Informing children about the Local Offer and their rights
Author Anita Devi
Date 6th Dec 2017
In this blog, we’ll explore different approaches to informing children and young people about the laws around SEND and their rights, drawing significantly on the work of the Council for Disabled Children (CDC), as they are a leading delivery partner for implementing the SEND reforms in England.
The two quotes below highlight the importance of publishing information that is easily understood by children, young people and their families. This was also a central point of the recommendations for change in The Lamb Inquiry 2009.
Local authorities must ensure that children, young people and parents are provided with the information, advice and support necessary to enable them to participate in discussions and decisions about their support.
- 0-25 years SEND Code of Practice 2015 (p21)
The local authority must ensure children, young people and parents are provided with information and advice on matters relating to SEN and disability. This should include:
- local policy and practice
- the Local Offer
- personalisation and Personal Budgets
- law on SEN and disability, health and social care, through suitably independently trained staff
- advice for children, young people and parents on gathering, understanding and interpreting information and applying it to their own situation
- information on the local authority’s processes for resolving disagreements, its complaints procedures and means of redress
- 0-25 years SEND Code of Practice 2015 (p33)
SEND and The Local Offer
Case study: Bournemouth YMCA (Chatterboxes Twitter @Chat-boxes)
The Chatterboxes is an award-winning youth-led project giving disabled young people in Bournemouth a voice in the community. The Chatterboxes have produced their own promo video to tell us all about who they are and what they do. These young people created their own youth-friendly video version of the Bournemouth Local Offer.
Mental health resource by The Chatterboxes – click the link to make your own.
Making Sense of the New SEND Law
Your Rights, Your Future is a toolkit of interactive training, developed by the CDC partnership team and Making Ourselves Heard, in partnership with disabled young people. It provides resources to equip practitioners to help children and young people understand the changes to the SEND law, and their rights to be involved in decisions about their support. Young people identified these key priority areas:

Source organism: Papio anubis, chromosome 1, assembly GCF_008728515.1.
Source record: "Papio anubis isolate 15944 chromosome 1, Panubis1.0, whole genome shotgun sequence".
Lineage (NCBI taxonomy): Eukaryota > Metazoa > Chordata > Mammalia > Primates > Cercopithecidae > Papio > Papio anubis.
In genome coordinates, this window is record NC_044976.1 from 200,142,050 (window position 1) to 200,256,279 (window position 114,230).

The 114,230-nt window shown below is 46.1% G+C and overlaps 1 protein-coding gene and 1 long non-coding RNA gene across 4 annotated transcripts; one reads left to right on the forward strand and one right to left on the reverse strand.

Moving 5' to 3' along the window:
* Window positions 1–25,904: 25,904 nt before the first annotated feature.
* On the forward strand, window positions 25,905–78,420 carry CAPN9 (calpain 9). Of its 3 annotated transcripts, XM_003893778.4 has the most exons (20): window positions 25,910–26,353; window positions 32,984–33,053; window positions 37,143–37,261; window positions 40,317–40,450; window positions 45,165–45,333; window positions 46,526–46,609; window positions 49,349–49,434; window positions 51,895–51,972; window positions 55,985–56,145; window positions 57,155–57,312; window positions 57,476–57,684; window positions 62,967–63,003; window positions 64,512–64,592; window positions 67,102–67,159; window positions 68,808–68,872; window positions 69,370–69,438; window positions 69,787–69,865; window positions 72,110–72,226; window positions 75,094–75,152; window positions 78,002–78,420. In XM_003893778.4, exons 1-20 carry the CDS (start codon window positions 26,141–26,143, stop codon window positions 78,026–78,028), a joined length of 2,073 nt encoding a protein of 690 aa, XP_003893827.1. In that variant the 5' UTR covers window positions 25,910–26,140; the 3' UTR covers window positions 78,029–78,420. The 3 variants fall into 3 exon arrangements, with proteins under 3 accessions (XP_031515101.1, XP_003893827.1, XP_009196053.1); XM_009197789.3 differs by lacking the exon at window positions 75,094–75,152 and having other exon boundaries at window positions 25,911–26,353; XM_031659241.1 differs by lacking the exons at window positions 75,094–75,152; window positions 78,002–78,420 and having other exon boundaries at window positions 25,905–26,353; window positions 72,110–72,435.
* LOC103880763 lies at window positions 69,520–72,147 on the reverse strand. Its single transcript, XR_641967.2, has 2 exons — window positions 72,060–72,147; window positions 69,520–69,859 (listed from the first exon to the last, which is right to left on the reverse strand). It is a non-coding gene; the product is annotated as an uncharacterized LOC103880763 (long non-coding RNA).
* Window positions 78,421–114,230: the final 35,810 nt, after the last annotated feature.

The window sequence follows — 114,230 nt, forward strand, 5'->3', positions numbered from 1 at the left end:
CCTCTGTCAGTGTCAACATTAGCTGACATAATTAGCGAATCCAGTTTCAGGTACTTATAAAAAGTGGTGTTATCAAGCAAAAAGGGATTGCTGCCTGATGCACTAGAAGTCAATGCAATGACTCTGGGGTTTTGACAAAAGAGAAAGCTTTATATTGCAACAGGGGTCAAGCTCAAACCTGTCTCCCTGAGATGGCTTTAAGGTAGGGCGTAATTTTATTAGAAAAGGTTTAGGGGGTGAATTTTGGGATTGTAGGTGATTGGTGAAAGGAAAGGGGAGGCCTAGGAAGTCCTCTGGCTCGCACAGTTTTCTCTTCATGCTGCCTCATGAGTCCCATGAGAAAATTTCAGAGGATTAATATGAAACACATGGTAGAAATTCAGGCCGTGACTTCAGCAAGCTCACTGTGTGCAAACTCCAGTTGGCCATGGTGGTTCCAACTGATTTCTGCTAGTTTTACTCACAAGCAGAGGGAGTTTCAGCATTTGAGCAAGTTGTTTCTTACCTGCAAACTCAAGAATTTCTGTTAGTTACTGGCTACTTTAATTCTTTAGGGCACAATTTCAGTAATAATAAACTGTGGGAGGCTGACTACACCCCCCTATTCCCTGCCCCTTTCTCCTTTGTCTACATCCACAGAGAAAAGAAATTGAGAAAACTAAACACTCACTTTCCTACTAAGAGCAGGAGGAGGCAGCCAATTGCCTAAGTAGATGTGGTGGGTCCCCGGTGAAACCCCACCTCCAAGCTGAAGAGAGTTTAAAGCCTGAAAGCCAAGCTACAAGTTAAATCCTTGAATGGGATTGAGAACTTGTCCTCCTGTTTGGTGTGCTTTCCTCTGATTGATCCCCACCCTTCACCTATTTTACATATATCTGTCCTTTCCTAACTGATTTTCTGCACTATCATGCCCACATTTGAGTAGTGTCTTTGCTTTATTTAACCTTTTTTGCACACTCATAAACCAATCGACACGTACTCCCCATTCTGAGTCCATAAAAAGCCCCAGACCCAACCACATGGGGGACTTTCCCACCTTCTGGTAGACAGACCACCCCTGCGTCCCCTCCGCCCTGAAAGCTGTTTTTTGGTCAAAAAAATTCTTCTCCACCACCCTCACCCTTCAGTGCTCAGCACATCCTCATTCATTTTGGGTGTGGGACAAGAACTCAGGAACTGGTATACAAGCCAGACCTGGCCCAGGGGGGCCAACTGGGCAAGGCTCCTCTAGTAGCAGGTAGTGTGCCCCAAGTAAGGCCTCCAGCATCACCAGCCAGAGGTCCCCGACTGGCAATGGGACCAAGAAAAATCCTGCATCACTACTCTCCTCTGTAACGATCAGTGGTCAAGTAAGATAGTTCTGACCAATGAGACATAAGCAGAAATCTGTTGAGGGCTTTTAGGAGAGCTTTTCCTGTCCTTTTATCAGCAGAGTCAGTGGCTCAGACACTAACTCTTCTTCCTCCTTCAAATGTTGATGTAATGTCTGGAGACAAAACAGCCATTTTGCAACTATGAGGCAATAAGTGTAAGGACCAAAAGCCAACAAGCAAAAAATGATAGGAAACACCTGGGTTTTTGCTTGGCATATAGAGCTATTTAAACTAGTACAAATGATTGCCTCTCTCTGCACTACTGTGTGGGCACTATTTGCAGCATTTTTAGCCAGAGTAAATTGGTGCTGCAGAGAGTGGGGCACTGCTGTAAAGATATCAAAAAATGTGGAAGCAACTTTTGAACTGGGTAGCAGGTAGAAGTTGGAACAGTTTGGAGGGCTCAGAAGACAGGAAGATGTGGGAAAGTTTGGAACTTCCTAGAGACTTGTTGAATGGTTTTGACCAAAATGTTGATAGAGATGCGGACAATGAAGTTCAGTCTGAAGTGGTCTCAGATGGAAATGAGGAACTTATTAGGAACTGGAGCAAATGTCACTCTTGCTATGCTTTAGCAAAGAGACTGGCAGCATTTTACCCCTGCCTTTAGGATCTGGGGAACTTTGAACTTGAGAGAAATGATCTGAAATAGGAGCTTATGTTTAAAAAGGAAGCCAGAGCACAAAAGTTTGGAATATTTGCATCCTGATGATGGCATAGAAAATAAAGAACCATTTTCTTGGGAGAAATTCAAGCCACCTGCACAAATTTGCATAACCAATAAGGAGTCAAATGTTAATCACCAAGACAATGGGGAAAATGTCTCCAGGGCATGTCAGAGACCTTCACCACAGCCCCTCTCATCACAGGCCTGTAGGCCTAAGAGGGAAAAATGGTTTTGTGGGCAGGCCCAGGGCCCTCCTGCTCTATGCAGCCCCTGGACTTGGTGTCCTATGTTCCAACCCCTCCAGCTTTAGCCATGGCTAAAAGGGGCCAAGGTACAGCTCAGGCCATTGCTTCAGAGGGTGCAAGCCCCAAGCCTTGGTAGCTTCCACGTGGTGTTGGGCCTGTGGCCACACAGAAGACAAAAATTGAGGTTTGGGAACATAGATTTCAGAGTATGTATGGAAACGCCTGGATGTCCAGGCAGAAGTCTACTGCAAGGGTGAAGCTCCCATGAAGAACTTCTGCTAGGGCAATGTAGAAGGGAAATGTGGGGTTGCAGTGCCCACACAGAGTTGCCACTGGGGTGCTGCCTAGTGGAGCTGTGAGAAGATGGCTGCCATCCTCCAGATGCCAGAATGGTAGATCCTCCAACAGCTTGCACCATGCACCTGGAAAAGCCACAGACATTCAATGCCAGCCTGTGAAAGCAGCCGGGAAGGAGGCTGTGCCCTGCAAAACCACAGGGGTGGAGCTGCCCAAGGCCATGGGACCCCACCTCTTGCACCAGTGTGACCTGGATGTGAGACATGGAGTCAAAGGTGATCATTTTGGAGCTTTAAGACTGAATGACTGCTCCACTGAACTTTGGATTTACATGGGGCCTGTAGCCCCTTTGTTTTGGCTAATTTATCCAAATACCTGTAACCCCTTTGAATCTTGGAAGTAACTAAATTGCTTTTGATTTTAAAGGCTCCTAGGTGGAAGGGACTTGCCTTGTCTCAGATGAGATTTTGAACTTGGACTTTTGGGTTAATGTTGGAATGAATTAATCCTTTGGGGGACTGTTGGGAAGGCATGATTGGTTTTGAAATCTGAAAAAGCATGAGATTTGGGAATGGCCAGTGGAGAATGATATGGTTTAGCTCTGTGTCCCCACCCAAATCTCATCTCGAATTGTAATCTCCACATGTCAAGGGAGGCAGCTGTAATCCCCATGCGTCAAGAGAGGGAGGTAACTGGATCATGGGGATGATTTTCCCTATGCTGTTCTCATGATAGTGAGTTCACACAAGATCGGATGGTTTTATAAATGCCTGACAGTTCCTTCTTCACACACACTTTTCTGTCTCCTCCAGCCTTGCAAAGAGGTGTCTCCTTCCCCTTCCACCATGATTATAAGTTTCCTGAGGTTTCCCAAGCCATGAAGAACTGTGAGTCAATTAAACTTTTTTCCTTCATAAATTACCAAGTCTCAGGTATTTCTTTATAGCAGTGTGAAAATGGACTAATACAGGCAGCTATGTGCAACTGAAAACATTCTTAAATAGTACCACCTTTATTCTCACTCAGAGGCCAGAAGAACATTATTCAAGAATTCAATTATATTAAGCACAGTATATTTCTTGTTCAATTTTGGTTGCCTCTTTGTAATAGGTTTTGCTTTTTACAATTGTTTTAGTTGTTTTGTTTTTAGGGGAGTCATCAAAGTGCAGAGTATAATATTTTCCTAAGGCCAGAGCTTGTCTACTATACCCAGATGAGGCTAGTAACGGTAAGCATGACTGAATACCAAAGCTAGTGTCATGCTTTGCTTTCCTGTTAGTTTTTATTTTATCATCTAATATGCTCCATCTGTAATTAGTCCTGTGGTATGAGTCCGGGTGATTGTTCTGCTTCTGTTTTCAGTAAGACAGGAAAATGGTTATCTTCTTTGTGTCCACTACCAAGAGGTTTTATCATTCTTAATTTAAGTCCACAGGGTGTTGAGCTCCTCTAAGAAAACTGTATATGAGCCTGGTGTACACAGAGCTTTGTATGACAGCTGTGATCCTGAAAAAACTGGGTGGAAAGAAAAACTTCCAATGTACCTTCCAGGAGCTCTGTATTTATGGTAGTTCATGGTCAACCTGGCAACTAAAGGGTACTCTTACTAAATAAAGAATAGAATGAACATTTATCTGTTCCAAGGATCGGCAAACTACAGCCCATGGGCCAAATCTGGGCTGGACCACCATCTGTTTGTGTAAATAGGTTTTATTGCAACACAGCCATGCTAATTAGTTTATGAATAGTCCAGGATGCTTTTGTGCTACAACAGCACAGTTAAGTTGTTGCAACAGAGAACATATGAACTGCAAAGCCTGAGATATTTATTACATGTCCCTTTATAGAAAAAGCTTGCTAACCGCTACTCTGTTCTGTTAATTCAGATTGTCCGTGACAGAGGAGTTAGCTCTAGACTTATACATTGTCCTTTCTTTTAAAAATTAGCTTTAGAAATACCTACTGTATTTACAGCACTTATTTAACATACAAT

- Education, Health Care Plans
- Post-16 decision making
- The Local Offer
- Personal Budgets
The guides and activities in each of the areas can be delivered as a one day session or broken into smaller chunks over a defined period. Several video clips have also been included to support understanding and provide first-person testimonies by young people with special educational needs or a disability.
For example, Activity 18 provides this poster Outcomes Road, which can be used as a visual prompt for discussing post-16 options and decisions, the information they need to achieve desired outcomes, where they can go for information and who can help, and how to overcome potential barriers.
The focus of this resource is on developing decision-making skills through collective dialogue.
In July 2017 The Children's Rights Alliance for England (CRAE) (currently down) published two pamphlets in child-friendly language, summarising the concluding observations of the UN Committee on the Rights of Child. This was funded by the Department for Education and they summarise how well the UK is respecting children’s rights.
- Summary for 7-11 year olds
- Summary for 12-17 year olds
They include a foreword by Robert Goodwill MP, the newly appointed Minister of State for Children and Families. A range of issues are covered, including making sure that children have a decent place to live, are kept safe, have a good education and are listened to.
CRAE worked with children at Hove Junior School and their Change it! steering group to co-produce the summaries to ensure they are accessible to children of different age groups.
It is important that we communicate key information to children and young people in a way that is accessible to them. How well do you do this in your setting/local area? Are the children and young people involved? What could you do improve the quality of information?
About the author
(Log in to like)